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Thread: XT350 Seat

  1. #1
    Senior Member ezman671's Avatar
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    If you were to use an XT350 tank, does the XT350 seat fit the TW frame with the XT tank?



    Is it worth getting both the tank and seat from a XT350?

  2. #2
    Senior Member lizrdbrth's Avatar
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    Best bet is to do a seat splice. Front portion of the XT seat grafted to the rear section of the TW seat. Adapting the entire XT seat has major fit issues with regard to its shape. So yes, if you can get them together it would be worth it.



    This is the only clear pic I have of mine. XT front, TW rear, mostly XT foam, covered and stitched by a local upholstery shop (The dudes to the left and right of me were just a couple of homeless hippy panhandlers on a work release program)







    I can explain it to you, but I can't understand it for you.

    Powdercoated '87 frame, extended swingarm, YZ fork legs, ATV tire, 14/55, XT350 tank, spliced quick-release seat, disc brake conversion, beeg headlight, beeger rack, Lizrdcooler, Lizrdventz and bunch of other stuff all covered in invisible ink.

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  3. #3
    Senior Member peruano's Avatar
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    I normally figure my friend lizard breath knows much more than I do, but it seems to me the simplest solution to matching an xt350 tank with a seat is to do what I and a couple of other folks have done and that is just to add a bit more flex to the stock seat. No splice, no recover, no major gaps showing. The stock seat pan has a few ridges on its underside to provide strength. You just need to decide where you need a bit more flex and cut through those ridges with a hack saw and perhaps go a bit deeper. I was worried that I might go all the way through and damage the cover so removed a few of the staples to loosen the cover, and inserted a thick piece of plastic between the cover and the seat padding, while I was cutting only. Once the cut allowing the flex to occur was completed, I removed the protective layer, restapled the cover in its original position and mounted the original seat with a good contour with the xt350 tank. I guess I could admit to a bit of a wrinkle in the cover right at the bend, but my Stearns cover hides any imperfection. I'll try to post the best photo I have of my original (read stock) seat with the xt350 tank (remember I run an oem steel tank) and others may have the Clarke plastic (but the posterior contours should be the same even if the other dimensions are somewhat different). Check out my original post or ask for details if this is not clear. Lizard breath is giving you the Paul Prudhome method which takes many hours and is elegant in the end. I'm giving you the Rachel Ray method which is done in 30 minutes and ain't bad. Whats your style?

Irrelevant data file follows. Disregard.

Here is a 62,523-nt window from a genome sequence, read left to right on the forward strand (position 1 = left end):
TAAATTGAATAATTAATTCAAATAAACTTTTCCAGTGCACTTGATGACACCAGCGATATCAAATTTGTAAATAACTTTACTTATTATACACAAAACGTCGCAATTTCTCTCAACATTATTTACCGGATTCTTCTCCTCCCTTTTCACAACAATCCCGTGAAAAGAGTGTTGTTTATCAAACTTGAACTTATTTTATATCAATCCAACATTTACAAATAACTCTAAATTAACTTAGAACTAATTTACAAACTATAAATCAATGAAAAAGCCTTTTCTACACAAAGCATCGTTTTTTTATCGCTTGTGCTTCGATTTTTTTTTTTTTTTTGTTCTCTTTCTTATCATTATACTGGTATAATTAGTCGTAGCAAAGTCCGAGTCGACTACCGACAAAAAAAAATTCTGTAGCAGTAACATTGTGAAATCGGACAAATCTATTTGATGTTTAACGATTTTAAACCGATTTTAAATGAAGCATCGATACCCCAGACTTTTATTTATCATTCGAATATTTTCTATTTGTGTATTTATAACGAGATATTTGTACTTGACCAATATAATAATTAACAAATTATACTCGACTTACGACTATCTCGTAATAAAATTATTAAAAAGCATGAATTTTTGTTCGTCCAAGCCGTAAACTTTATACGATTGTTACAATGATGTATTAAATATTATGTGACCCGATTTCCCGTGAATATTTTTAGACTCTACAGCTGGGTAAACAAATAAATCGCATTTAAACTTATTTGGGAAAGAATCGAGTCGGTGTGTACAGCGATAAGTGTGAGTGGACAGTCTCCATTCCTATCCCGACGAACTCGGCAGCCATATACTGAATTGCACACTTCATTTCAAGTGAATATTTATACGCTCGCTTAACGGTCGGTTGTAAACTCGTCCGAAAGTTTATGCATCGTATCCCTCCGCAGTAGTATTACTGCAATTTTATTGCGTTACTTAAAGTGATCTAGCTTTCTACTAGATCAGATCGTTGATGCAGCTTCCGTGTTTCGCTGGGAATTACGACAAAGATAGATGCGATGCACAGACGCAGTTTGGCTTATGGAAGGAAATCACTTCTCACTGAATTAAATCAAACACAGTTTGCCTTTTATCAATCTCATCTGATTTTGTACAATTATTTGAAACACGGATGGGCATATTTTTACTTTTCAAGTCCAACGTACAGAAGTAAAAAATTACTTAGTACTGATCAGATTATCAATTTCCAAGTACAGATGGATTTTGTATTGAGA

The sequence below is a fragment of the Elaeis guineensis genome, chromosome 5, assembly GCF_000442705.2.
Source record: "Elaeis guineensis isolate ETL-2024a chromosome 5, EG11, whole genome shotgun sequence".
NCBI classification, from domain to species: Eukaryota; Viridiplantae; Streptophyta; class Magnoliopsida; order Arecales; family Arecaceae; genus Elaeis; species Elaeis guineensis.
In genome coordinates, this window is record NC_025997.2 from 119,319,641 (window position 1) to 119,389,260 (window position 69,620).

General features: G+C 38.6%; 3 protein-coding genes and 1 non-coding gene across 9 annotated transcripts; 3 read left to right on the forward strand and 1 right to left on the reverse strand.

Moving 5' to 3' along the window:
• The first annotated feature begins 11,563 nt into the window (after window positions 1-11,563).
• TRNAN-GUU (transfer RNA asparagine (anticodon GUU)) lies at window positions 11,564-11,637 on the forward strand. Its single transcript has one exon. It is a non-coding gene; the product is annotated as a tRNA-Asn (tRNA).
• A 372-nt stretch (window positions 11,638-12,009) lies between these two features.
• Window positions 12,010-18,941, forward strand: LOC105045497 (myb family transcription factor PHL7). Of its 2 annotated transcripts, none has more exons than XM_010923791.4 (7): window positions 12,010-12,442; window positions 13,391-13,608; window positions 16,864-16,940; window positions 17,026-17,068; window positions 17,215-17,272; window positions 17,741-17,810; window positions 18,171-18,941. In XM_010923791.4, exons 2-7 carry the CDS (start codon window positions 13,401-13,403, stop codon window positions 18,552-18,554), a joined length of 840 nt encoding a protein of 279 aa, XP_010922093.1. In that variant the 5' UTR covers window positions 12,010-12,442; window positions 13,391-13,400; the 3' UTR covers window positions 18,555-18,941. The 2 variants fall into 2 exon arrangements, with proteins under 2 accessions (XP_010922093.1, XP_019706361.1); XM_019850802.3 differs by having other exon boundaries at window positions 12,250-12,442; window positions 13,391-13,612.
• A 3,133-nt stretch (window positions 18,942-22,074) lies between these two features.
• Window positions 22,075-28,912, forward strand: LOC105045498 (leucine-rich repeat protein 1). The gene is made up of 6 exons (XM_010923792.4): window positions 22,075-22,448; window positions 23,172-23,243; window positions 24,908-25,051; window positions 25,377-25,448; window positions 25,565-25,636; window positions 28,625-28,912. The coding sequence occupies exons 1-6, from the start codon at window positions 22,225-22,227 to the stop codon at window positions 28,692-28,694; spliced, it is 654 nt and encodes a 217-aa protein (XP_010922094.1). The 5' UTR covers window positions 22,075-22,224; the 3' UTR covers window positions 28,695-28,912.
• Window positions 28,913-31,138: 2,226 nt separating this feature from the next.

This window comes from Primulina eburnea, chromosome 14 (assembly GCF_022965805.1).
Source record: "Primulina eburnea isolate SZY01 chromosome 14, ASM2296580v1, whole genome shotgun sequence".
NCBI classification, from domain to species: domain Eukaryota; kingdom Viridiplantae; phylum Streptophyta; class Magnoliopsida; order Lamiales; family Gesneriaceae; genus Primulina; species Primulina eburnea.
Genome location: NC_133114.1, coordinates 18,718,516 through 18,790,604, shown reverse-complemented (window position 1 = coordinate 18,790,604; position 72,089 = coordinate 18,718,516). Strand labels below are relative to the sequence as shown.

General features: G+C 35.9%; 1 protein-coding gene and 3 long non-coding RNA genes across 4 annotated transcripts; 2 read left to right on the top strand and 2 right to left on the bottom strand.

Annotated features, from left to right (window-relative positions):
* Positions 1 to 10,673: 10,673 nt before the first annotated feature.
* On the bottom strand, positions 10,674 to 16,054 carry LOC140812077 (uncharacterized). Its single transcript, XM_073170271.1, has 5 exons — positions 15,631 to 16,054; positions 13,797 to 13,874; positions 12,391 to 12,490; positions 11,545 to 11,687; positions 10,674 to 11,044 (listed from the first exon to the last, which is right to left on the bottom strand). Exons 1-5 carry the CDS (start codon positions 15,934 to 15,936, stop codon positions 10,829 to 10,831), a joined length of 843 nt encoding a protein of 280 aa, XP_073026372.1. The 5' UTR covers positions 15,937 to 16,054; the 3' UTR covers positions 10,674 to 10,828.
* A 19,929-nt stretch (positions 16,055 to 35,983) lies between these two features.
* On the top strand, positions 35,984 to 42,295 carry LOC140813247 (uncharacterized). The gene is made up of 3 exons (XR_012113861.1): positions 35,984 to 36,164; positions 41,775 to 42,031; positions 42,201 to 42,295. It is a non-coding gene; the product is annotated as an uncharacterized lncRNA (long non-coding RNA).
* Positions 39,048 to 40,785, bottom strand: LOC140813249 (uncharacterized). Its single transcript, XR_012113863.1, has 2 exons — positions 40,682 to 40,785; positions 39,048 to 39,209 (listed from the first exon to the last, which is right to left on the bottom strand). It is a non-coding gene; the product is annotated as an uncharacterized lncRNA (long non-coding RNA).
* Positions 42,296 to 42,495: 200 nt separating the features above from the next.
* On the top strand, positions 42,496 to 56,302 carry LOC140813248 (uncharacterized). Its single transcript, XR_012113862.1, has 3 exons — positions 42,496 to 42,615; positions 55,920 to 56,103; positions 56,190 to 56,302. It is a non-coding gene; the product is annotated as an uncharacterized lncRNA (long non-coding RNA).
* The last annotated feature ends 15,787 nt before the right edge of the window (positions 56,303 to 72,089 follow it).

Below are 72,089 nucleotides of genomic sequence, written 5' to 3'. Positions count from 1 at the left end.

Tom
    Tom - TW200 2002, Kawasaki VN 500 2006

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  5. #4
    Senior Member Bagger's Avatar
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    Personally I think Rachels much cutier than LizrdBrth !



    I like both methods, Thanks Guys!



    Bag
    "The TW may be slow, but the Earth is patient" - MK

    "If I'm wrong, and it turns out that you hate it, I'll send you all my Barry Manilow albums." LB